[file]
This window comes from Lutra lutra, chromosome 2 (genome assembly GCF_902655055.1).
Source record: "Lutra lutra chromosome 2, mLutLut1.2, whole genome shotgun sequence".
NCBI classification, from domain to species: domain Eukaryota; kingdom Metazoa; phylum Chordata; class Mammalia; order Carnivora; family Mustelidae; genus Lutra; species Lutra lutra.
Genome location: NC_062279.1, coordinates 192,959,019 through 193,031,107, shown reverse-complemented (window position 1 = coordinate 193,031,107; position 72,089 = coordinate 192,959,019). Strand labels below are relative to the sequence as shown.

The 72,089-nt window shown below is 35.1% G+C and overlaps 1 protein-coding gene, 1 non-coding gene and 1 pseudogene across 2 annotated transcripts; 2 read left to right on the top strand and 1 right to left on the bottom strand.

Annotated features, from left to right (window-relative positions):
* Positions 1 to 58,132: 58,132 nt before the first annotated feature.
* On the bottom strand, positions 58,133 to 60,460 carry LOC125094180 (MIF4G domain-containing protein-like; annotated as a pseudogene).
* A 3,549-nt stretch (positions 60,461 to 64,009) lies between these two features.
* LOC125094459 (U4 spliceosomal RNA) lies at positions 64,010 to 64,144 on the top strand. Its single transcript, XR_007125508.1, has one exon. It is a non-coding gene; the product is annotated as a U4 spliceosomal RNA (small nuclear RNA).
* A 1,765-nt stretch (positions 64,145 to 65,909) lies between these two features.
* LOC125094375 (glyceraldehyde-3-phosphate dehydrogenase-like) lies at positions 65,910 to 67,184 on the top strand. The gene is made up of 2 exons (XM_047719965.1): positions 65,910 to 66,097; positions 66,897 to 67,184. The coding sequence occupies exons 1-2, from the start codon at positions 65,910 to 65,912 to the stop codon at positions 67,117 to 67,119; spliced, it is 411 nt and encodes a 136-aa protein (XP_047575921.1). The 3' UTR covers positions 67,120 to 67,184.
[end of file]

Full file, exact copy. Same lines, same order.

This window comes from Lutra lutra, chromosome 2 (genome assembly GCF_902655055.1).
Source record: "Lutra lutra chromosome 2, mLutLut1.2, whole genome shotgun sequence".
NCBI classification, from domain to species: domain Eukaryota; kingdom Metazoa; phylum Chordata; class Mammalia; order Carnivora; family Mustelidae; genus Lutra; species Lutra lutra.
Genome location: NC_062279.1, coordinates 192,959,019 through 193,031,107, shown reverse-complemented (window position 1 = coordinate 193,031,107; position 72,089 = coordinate 192,959,019). Strand labels below are relative to the sequence as shown.

The 72,089-nt window shown below is 35.1% G+C and overlaps 1 protein-coding gene, 1 non-coding gene and 1 pseudogene across 2 annotated transcripts; 2 read left to right on the top strand and 1 right to left on the bottom strand.

Annotated features, from left to right (window-relative positions):
* Positions 1 to 58,132: 58,132 nt before the first annotated feature.
* On the bottom strand, positions 58,133 to 60,460 carry LOC125094180 (MIF4G domain-containing protein-like; annotated as a pseudogene).
* A 3,549-nt stretch (positions 60,461 to 64,009) lies between these two features.
* LOC125094459 (U4 spliceosomal RNA) lies at positions 64,010 to 64,144 on the top strand. Its single transcript, XR_007125508.1, has one exon. It is a non-coding gene; the product is annotated as a U4 spliceosomal RNA (small nuclear RNA).
* A 1,765-nt stretch (positions 64,145 to 65,909) lies between these two features.
* LOC125094375 (glyceraldehyde-3-phosphate dehydrogenase-like) lies at positions 65,910 to 67,184 on the top strand. The gene is made up of 2 exons (XM_047719965.1): positions 65,910 to 66,097; positions 66,897 to 67,184. The coding sequence occupies exons 1-2, from the start codon at positions 65,910 to 65,912 to the stop codon at positions 67,117 to 67,119; spliced, it is 411 nt and encodes a 136-aa protein (XP_047575921.1). The 3' UTR covers positions 67,120 to 67,184.